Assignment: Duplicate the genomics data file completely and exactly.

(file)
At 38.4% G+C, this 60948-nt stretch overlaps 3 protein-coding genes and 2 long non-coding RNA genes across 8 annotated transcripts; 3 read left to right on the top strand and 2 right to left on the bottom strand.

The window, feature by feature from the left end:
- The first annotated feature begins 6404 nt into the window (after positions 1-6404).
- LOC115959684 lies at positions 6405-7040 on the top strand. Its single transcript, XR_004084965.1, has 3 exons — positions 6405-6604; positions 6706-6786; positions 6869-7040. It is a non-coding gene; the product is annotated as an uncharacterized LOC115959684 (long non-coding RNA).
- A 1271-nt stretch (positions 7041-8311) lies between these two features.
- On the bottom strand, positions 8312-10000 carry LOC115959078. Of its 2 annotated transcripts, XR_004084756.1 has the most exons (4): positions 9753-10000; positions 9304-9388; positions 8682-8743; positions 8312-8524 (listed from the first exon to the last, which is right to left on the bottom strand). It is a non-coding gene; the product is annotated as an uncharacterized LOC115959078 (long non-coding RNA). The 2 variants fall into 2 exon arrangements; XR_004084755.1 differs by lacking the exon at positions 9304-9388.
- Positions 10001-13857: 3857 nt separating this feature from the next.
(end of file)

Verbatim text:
At 38.4% G+C, this 60948-nt stretch overlaps 3 protein-coding genes and 2 long non-coding RNA genes across 8 annotated transcripts; 3 read left to right on the top strand and 2 right to left on the bottom strand.

The window, feature by feature from the left end:
- The first annotated feature begins 6404 nt into the window (after positions 1-6404).
- LOC115959684 lies at positions 6405-7040 on the top strand. Its single transcript, XR_004084965.1, has 3 exons — positions 6405-6604; positions 6706-6786; positions 6869-7040. It is a non-coding gene; the product is annotated as an uncharacterized LOC115959684 (long non-coding RNA).
- A 1271-nt stretch (positions 7041-8311) lies between these two features.
- On the bottom strand, positions 8312-10000 carry LOC115959078. Of its 2 annotated transcripts, XR_004084756.1 has the most exons (4): positions 9753-10000; positions 9304-9388; positions 8682-8743; positions 8312-8524 (listed from the first exon to the last, which is right to left on the bottom strand). It is a non-coding gene; the product is annotated as an uncharacterized LOC115959078 (long non-coding RNA). The 2 variants fall into 2 exon arrangements; XR_004084755.1 differs by lacking the exon at positions 9304-9388.
- Positions 10001-13857: 3857 nt separating this feature from the next.